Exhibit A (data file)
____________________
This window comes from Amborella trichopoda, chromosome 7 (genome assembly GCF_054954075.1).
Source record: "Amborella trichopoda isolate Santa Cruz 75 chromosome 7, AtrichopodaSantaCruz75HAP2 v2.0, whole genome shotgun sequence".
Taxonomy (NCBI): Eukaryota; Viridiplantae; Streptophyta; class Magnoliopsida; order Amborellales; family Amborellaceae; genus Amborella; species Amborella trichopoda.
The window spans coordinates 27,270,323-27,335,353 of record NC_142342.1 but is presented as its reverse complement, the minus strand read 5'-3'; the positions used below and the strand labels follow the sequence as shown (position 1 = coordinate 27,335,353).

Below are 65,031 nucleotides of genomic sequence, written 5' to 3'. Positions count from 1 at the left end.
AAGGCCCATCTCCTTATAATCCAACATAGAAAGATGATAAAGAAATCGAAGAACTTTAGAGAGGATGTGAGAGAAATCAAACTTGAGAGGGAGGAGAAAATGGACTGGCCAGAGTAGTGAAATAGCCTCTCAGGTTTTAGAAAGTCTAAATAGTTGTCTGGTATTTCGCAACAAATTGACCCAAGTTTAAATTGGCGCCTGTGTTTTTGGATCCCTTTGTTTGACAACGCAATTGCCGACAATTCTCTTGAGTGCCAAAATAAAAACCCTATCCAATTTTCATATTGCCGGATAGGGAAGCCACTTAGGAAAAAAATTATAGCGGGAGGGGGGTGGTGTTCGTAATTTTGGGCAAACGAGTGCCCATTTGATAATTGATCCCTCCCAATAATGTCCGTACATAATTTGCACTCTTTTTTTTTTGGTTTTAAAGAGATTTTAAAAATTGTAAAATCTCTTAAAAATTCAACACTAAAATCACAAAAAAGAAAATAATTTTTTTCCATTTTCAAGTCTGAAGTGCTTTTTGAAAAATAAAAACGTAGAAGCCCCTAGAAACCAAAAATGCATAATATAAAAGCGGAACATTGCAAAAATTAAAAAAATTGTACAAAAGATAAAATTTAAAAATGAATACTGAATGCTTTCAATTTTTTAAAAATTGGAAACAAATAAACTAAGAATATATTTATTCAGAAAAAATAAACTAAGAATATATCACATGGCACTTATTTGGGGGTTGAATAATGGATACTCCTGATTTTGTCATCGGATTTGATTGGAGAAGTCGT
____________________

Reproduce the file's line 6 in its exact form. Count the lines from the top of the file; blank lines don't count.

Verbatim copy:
AAGGCCCATCTCCTTATAATCCAACATAGAAAGATGATAAAGAAATCGAAGAACTTTAGAGAGGATGTGAGAGAAATCAAACTTGAGAGGGAGGAGAAAATGGACTGGCCAGAGTAGTGAAATAGCCTCTCAGGTTTTAGAAAGTCTAAATAGTTGTCTGGTATTTCGCAACAAATTGACCCAAGTTTAAATTGGCGCCTGTGTTTTTGGATCCCTTTGTTTGACAACGCAATTGCCGACAATTCTCTTGAGTGCCAAAATAAAAACCCTATCCAATTTTCATATTGCCGGATAGGGAAGCCACTTAGGAAAAAAATTATAGCGGGAGGGGGGTGGTGTTCGTAATTTTGGGCAAACGAGTGCCCATTTGATAATTGATCCCTCCCAATAATGTCCGTACATAATTTGCACTCTTTTTTTTTTGGTTTTAAAGAGATTTTAAAAATTGTAAAATCTCTTAAAAATTCAACACTAAAATCACAAAAAAGAAAATAATTTTTTTCCATTTTCAAGTCTGAAGTGCTTTTTGAAAAATAAAAACGTAGAAGCCCCTAGAAACCAAAAATGCATAATATAAAAGCGGAACATTGCAAAAATTAAAAAAATTGTACAAAAGATAAAATTTAAAAATGAATACTGAATGCTTTCAATTTTTTAAAAATTGGAAACAAATAAACTAAGAATATATTTATTCAGAAAAAATAAACTAAGAATATATCACATGGCACTTATTTGGGGGTTGAATAATGGATACTCCTGATTTTGTCATCGGATTTGATTGGAGAAGTCGT